You will notice that there is the “maintainers focus” projects page. That one is often more of a backlog for issues they/we do not want to forget about, because they are important or interesting, but it does not automatically mean, that somebody is currently working on it. Also, the issues that are in the “for future” projects page are often exceedingly difficult to implement, so unfortunately, it is very rare for them to get implemented. In reality, what you see is that many issues from all over the projects pages will receive attention and low, medium and highly important issues will be implemented. You will see that many issues are fixed by maintainers and by students and some external contributors that have very specific needs or motivations. Not every issue is suitable for students, so there is a natural limitation about what gets fixed. And naturally, maintainers have their own preferences of what they like to see in JabRef too. Maintainers, not exclusively, but also spend a lot of time fixing issues that are just about keeping up with maintenance. Updating lucene search index from older to newer versions for instance.They fix a lot of regressions. Something breaks, so they try to fix it. The most notable issue that was fixed with JabRef 5.10, was something that is not immediately felt by users: The “method too large” exception. JabRef had hit JavaFX’s method limit and this caused many issues during development, as no new methods could be added to JabRef’s code base. So it was increasingly difficult to implement new features, but this is something that is difficult to explain to users. Sometimes these code relevant issues are in private issue trackers by maintainers or not tracked at all, because they are simply “known” by maintainers. For example, GitHub actions are often automatically triggered and notify maintainers, once fetchers fail to fetch.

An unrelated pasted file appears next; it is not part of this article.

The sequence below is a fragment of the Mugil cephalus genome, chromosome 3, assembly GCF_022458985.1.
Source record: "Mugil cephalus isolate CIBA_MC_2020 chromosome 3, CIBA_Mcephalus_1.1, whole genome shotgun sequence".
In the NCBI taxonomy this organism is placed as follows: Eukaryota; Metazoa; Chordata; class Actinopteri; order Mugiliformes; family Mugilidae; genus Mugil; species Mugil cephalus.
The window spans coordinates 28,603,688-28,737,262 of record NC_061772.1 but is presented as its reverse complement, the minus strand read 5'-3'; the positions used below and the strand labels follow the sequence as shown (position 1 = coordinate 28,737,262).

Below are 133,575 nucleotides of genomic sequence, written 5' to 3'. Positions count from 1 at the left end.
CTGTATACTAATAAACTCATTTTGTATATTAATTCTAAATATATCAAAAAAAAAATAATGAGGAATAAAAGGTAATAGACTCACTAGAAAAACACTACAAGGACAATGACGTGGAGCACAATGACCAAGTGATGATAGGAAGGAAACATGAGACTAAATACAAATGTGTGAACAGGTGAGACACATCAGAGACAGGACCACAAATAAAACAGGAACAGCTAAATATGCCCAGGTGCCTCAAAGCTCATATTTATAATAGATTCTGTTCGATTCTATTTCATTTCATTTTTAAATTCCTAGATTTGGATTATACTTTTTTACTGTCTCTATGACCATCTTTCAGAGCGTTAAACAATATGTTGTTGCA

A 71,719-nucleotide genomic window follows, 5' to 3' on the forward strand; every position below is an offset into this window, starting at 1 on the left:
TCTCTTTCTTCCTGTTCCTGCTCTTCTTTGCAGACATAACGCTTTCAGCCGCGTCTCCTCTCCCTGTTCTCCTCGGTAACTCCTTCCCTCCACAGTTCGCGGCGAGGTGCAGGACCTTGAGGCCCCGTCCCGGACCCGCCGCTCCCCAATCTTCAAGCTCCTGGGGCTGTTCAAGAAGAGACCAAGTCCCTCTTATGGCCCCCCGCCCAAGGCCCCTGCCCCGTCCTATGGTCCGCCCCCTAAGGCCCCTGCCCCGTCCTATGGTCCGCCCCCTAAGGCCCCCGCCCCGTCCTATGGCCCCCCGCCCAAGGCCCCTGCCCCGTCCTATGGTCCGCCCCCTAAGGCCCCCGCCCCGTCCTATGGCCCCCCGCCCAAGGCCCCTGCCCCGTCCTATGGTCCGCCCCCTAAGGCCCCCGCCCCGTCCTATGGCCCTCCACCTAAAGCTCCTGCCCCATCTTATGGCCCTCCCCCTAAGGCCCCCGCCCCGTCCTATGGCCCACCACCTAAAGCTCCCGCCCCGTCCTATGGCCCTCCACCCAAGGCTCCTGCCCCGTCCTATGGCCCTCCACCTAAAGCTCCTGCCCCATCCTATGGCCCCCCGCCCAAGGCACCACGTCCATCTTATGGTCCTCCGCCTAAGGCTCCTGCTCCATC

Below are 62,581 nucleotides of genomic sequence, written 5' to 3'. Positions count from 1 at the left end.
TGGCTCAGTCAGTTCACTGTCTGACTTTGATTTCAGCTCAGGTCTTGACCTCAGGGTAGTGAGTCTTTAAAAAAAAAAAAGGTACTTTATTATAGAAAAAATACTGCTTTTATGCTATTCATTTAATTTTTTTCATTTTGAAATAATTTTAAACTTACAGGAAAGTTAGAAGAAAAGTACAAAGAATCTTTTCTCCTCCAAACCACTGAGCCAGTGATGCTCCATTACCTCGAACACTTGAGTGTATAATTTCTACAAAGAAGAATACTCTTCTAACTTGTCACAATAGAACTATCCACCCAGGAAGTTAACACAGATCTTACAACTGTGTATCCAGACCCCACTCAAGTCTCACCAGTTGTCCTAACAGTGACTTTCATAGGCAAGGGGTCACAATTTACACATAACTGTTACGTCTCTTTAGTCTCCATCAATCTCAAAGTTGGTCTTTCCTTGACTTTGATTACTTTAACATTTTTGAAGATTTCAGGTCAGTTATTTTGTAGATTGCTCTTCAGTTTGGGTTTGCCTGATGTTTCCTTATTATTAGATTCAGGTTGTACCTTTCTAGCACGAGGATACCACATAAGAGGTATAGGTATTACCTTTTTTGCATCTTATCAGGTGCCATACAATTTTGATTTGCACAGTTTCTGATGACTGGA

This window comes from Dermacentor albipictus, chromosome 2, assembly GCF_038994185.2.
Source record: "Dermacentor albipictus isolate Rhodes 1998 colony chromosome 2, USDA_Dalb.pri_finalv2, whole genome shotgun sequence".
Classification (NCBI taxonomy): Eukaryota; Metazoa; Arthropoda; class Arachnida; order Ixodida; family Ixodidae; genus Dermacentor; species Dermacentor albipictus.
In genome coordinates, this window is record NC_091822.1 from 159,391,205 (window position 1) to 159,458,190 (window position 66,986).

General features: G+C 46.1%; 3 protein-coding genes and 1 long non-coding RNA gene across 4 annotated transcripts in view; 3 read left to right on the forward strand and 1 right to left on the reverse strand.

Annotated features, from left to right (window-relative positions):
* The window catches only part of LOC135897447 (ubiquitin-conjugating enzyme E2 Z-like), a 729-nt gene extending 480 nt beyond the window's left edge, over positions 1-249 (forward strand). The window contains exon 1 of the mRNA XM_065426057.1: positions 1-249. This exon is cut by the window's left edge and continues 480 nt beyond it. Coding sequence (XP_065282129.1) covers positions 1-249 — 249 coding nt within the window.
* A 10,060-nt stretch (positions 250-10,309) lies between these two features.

Last but not least, I want to make you aware that, while we try, there will always be more issues than issues fixed. There are many variables. For example, time constraints (by developers), resource constraints or technical or architectural limitations in the code.

I hope this was of help to you and everybody else.

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Maybe the most accurate short term description of JabRef’s roadmap are its “pull-requests

Fixing issues sometimes is like Hal trying to fix a light-bulb - (from Malcolm in the Middle S03E06 - Health Scare).

In general, JabRef tries to make a release each three months. Mostly, there are 6 months passing until a release happens. What we are assigning are things, that we are definitively including. These are listed at the repsective milestone at Milestones - JabRef/jabref · GitHub.

We try to organize issues into boards (Projects · jabref · GitHub) - and discuss them in bi-weekly DevCalls.

Many improvements come from students (via the board Candidates for University Projects · GitHub) - and we need a large amount of time to make them ready for JabRef. Thus, there is little time for “big things”, but we try hard to get things included.

@thedino-girl To get features in, we also need users to test. May I ask you to try the bulid at https://builds.jabref.org/pr-10496/ - whether it fixed the issue preferences: external file types duplicates · Issue #10271 · JabRef/jabref · GitHub